I’ve kind of given them a nice extension, as it were, but also it gives us a nice space to film in and work in. So this is kind of a nice new kitchen for them.
Features we have in a set, for example, are that wall [behind the sofa] and a bit of that one behind the stairwell. They can float, so they can come out. When we say, ‘float,’ so they can be removed so that the camera can be, as it were, in an impossible situation where you can’t have it in the real world where it’s a solid wall. You can move it so you can get all the equipment there and still be able to see the whole room.
Then, as we come through ... so this is their bedroom, and then this, once again, is a floating wall, so we can remove that. You know, all the camera crew can be looking in from there so that, you know, you’ve got plenty of room.
This is the ensuite bathroom. This is where he famously said he doesn’t shave for Sherlock Holmes.
And then if we come back out here [into the living room], you can see ... Part of the thing about doing a set like this is we can tweak where the walls go, where there’s gaps, where there’s things that wouldn’t maybe be for real, so you’ve got real depth running through from the bedroom right the way through to the living room, and equally backwards when you’re in the living room looking back this way, you’ve got depth and layers of things to shoot through and stuff, so there is always something of interest in the frame.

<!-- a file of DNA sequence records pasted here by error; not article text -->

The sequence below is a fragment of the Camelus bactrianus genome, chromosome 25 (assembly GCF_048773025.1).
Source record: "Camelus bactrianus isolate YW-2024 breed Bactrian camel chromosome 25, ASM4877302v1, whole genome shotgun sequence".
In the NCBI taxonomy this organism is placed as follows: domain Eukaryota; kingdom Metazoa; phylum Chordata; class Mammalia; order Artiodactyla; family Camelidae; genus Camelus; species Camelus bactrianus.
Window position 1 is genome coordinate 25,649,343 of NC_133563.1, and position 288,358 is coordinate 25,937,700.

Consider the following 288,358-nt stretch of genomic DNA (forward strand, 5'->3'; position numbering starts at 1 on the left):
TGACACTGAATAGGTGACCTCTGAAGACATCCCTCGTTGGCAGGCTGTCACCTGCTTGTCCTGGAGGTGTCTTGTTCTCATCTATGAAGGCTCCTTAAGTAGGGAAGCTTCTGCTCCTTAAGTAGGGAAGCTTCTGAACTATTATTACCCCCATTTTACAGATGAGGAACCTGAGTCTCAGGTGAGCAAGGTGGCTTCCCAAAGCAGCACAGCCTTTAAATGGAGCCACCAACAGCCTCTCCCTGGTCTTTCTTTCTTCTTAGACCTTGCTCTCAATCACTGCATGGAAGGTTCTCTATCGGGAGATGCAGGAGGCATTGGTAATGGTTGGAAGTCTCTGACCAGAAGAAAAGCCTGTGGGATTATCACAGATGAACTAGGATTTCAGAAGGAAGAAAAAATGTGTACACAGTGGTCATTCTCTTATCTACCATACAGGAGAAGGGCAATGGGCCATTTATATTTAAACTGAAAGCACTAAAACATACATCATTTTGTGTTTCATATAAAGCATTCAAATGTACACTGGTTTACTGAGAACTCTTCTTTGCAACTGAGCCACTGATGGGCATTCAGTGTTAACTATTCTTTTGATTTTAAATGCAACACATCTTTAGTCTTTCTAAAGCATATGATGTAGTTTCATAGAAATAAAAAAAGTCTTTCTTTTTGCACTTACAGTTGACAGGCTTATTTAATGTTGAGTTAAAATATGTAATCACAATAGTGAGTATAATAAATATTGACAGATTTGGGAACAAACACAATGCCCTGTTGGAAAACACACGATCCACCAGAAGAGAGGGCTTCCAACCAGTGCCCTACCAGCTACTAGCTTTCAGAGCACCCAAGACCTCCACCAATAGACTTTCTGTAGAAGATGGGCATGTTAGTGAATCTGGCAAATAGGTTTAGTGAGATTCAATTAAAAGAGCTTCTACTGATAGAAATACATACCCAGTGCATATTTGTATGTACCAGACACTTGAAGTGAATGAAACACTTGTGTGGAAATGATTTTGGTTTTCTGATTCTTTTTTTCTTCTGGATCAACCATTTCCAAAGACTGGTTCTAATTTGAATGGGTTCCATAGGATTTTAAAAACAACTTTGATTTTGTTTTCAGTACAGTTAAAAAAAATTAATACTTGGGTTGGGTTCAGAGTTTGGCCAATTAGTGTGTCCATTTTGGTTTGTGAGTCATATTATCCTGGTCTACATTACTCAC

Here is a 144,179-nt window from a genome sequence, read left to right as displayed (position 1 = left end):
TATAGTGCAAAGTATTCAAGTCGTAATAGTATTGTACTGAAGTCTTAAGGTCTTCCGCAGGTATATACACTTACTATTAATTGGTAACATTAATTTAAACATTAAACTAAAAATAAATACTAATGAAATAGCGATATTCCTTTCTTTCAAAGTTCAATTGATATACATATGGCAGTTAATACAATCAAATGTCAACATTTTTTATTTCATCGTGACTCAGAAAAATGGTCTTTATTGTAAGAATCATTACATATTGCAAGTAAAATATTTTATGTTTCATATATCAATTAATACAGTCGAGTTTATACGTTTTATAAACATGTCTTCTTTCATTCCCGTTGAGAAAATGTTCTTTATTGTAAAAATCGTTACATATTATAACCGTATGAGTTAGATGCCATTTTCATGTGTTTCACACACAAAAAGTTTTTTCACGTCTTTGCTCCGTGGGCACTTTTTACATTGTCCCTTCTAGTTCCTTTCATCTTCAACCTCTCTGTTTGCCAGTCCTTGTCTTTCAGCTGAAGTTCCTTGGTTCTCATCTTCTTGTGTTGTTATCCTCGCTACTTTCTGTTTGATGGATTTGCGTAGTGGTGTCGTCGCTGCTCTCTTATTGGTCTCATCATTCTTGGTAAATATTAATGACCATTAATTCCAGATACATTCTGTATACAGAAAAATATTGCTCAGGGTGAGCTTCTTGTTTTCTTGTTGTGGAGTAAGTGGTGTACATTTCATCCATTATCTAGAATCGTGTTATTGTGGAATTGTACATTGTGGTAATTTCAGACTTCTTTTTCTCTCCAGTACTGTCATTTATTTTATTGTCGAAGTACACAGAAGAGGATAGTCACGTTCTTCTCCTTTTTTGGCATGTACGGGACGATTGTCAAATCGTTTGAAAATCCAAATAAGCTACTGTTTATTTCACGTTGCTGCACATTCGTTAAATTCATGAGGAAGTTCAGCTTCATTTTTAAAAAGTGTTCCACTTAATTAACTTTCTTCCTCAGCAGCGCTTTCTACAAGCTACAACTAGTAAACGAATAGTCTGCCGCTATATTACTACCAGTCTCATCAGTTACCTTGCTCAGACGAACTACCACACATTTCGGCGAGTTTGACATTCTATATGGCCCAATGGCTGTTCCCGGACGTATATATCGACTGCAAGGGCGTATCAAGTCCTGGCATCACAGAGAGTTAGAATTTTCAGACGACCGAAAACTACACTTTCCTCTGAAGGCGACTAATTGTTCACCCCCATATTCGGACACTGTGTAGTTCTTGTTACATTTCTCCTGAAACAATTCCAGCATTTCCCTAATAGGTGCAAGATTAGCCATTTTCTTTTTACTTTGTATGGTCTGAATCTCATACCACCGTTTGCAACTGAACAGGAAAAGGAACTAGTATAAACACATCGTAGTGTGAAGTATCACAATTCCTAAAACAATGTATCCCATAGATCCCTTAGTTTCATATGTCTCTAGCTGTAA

Season 4 DVD extra: ‘Mark Gatiss Video Diary: On Set’
MARK GATISS: I don’t know if that even worked. I’ll try again. ... Morning. I’m actually at BBC Roath Lock. I’m severely jetlagged, having just come back from Comic-Con, and today is a very big day for “Sherlock.” We have a massive end-of-series montage, the reconstruction of Baker Street at a sort of 360 degree burst of cases. Let’s see how we get on, eh?!
MARK: This is a little mini-tour of what’s left of the studio. Little bits of Morocco; little bits of Culverton Smith wall; all the detritus of a three-month shoot; and then round the corner into Baker Street. Exterior looking a little worse for wear these days. It’s all right, ’cause we’re about to blow it up! (He laughs manically.) Say hello, Glyn.
GLYN RAINER (Floor Runner): Hello.
MARK: Describe your duties in full.
GLYN: I make Mark cups of tea every single day, every hour, every second.
MARK: On the hour. Every second on the hour.
GLYN: Got a little code. (He makes a ‘T’ shape with his hands.)
MARK: Yes. It’s a simple one, and it works; works for us.
GLYN: Yeah. Would you like one now?
MARK (looking into his camera and speaking pointedly): Yes I would, Glyn. Thanks.
GLYN: No problem.
MARK: Right, David Arnold. Explain yourself. Tell us a little about your composition for this end piece.
DAVID ARNOLD (Composer): Well, in the script it said it needs to be the saddest thing ever heard. I guess it says more about Sherlock’s humanity that we don’t get to see all that often. And that’s what music does, isn’t it? I mean, it’s the stuff that we feel that we can’t ever really talk about a lot of the time.